Why we need Telepat

The good old days

LAMP strikes a nostalgic bell to me. It stands for Linux – Apache – MySQL – PHP, and I first heard of it in 2005, when it was pretty popular. Having these four great technologies around for free at that time meant that any kid with a computer and an Internet connection could host his own website by investing nothing more than a little time into it. Together, they solved the issue of infrastructure for most of the time’s use cases, and they encouraged innovation, in what I think was a truly impactful time in software history. Open-source was flourishing, and it was becoming annoying enough to large enterprise players to trigger memorable remarks like “Linux is an OS fit for communists“.

All of us in the Telepat team have some sort of memory related to this stack. LAMP was awesome, and it taught us and the world about the benefits of free software.

Fast-forward to today, when it is “almost impossible to find a member of the Fortune 500 who is not using Node in some capacity”, we can get a pretty clear picture of how much open source has influenced the world around us. It’s now touching most of the apps we interact with every day on our mobile phones, most of the websites we use and most content we consume, one way or another. And, unlike ten years ago, the big companies are leading the way, with the likes of Facebook, Microsoft or Adobe releasing large catalogues of open source components to the public. Not even Apple or NASA can stay away nowadays.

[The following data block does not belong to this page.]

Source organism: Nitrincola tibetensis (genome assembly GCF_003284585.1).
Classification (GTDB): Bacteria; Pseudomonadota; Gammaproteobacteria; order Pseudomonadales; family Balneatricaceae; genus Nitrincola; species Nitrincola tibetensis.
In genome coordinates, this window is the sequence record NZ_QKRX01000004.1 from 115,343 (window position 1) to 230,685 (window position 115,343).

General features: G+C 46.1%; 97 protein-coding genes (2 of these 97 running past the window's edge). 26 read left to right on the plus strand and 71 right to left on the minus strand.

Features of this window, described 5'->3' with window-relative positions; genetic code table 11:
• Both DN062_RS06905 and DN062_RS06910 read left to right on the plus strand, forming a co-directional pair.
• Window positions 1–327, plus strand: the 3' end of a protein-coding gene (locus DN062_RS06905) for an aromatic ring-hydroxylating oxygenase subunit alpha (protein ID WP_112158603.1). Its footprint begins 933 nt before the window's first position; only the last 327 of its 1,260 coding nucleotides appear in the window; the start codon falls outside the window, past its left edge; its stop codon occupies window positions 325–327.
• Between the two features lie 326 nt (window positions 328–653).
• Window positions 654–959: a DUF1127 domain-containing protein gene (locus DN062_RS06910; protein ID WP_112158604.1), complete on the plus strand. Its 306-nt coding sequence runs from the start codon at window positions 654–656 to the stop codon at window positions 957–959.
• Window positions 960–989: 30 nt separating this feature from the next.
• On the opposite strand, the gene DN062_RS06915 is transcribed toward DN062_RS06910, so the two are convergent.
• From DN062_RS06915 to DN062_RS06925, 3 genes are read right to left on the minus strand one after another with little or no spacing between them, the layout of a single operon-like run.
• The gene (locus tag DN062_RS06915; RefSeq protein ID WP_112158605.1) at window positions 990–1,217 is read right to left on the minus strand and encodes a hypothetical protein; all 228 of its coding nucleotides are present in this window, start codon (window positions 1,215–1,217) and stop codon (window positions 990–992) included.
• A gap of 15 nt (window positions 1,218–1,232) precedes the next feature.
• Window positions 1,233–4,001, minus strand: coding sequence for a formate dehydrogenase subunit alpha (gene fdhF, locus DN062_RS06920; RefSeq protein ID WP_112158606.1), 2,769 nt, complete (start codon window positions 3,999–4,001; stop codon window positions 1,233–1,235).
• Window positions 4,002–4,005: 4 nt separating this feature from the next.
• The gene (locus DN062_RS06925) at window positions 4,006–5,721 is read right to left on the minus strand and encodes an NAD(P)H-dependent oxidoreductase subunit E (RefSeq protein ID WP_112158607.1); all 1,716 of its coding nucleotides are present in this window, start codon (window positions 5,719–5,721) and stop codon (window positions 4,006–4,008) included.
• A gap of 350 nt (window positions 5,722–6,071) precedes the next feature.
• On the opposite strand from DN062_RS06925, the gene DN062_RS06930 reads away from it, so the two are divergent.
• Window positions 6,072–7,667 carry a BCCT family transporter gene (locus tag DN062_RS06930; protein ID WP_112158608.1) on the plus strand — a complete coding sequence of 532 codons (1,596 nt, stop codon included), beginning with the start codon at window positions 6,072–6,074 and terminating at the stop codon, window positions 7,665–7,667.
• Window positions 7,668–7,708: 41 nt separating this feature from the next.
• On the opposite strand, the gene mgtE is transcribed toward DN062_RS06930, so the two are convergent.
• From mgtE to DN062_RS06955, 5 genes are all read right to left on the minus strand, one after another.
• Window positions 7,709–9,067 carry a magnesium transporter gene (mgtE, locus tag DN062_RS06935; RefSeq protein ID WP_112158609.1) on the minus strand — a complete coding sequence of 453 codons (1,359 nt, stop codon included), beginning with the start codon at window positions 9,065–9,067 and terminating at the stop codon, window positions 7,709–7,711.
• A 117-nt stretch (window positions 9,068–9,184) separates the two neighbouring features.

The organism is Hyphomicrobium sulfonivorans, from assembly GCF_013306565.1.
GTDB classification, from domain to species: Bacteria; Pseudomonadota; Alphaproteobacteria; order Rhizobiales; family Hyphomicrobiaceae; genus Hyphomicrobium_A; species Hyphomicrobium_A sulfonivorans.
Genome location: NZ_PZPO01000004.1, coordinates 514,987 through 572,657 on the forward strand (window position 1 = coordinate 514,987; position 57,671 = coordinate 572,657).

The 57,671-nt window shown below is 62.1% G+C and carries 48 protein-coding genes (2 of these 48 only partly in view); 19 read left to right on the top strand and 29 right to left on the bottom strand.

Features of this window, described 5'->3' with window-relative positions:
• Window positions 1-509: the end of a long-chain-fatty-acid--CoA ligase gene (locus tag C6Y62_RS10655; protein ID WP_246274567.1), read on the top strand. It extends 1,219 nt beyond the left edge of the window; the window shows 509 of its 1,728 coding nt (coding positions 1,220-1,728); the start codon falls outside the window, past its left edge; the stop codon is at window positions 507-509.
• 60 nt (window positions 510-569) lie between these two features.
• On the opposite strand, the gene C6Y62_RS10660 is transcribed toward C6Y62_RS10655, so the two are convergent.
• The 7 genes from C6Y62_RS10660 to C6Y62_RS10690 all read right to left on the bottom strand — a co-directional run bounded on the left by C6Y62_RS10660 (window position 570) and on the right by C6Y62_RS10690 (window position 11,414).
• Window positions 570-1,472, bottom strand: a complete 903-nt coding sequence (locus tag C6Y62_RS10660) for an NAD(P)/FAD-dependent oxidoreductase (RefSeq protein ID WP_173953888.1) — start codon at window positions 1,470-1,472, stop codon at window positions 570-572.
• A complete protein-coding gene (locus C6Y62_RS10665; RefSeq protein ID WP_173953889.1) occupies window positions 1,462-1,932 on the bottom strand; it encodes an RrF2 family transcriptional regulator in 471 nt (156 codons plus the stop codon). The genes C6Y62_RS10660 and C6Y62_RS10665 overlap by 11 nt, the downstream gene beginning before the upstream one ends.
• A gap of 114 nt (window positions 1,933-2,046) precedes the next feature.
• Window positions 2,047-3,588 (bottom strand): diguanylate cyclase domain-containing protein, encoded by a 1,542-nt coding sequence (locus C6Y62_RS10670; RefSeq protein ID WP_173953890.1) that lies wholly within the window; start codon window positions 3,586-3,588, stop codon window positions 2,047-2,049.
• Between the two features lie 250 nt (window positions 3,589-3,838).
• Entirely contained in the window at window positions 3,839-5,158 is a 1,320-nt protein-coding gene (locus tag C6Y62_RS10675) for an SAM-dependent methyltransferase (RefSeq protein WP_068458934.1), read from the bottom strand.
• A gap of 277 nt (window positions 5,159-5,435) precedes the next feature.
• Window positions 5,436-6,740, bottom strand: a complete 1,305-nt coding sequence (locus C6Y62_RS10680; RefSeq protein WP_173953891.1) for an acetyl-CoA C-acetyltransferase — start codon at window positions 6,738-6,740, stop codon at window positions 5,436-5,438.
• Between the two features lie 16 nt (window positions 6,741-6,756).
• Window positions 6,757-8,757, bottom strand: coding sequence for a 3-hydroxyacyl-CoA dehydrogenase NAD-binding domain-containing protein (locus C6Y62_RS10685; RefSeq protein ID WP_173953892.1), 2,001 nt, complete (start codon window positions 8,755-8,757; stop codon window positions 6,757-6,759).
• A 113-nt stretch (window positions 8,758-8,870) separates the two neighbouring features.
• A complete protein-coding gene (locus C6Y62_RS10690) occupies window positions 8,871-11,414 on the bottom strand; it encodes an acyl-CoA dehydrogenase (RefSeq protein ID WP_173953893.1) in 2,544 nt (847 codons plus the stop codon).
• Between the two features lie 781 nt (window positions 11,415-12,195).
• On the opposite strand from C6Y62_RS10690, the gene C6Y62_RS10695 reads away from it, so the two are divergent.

So what happened meanwhile?

Code got neatly packaged. There are more than 150k code packages available on npm alone, so whatever functionality you need, there’s probably a package for that. We use (a lot of) package managers to efficiently ingest code in our projects, by tapping into the vast, open source pool that GitHub made available, On-demand code – after going through times when even tasks like creating a crypto hash or sending an HTTP request meant reinventing the wheel, that’s amazing.

We also have APIs now. They rose from a need to share business data across web applications, something that the traditional HTML model didn’t do so well, and have since sparked a data revolution. APIs are now the invisible pipes of the Internet, and, much like open source code packages, they have driven a new wave of innovation by making information and services just a request away from developers. So much information and so many services actually, that there’s talk of build your app using no stack at all.

And since we were challenging the old stack ways, we also shifted away from the old pull paradigm that the web was built upon. Whenever a client (usually a browser) needed some information from the server, it would be his job to ask for the data – and whenever you hit refresh, it would pull a fresh copy of the data from the server. And that worked just fine back then. But now we’re seeing companies wise up to the advantages of being able to work with fast-updating data, from real time order processing or instant analytics to showing search trends and empowering chat and social interaction. We’re slowly starting to change the way data flows in the Internet, from making simple pull requests to information being pushed in real time to subscribers. Browsers now support this move, and there are plenty of excellent code packages as well as APIs out there that are helping this become a commodity of the future.

What does this all mean for modern infrastructure?

There’s no one stack anymore, these are build-your-own-stack times. And that’s great, because we’re not changing our objectives to fit the platform anymore – we’re free to choose the platform that best fits our objectives.